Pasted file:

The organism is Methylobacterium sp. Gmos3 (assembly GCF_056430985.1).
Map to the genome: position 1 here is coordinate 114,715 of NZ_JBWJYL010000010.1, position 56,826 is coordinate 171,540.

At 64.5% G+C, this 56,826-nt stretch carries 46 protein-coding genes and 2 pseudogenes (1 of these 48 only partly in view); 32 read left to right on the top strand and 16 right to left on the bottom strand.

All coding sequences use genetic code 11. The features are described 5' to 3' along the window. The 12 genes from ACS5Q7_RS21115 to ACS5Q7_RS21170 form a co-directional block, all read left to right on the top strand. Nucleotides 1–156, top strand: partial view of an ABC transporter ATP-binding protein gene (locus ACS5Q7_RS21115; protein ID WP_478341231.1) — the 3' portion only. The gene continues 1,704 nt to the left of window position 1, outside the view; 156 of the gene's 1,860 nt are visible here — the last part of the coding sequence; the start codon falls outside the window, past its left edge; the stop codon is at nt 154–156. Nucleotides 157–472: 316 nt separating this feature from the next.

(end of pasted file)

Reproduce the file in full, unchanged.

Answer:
The organism is Methylobacterium sp. Gmos3 (assembly GCF_056430985.1).
Map to the genome: position 1 here is coordinate 114,715 of NZ_JBWJYL010000010.1, position 56,826 is coordinate 171,540.

At 64.5% G+C, this 56,826-nt stretch carries 46 protein-coding genes and 2 pseudogenes (1 of these 48 only partly in view); 32 read left to right on the top strand and 16 right to left on the bottom strand.

All coding sequences use genetic code 11. The features are described 5' to 3' along the window. The 12 genes from ACS5Q7_RS21115 to ACS5Q7_RS21170 form a co-directional block, all read left to right on the top strand. Nucleotides 1–156, top strand: partial view of an ABC transporter ATP-binding protein gene (locus ACS5Q7_RS21115; protein ID WP_478341231.1) — the 3' portion only. The gene continues 1,704 nt to the left of window position 1, outside the view; 156 of the gene's 1,860 nt are visible here — the last part of the coding sequence; the start codon falls outside the window, past its left edge; the stop codon is at nt 154–156. Nucleotides 157–472: 316 nt separating this feature from the next.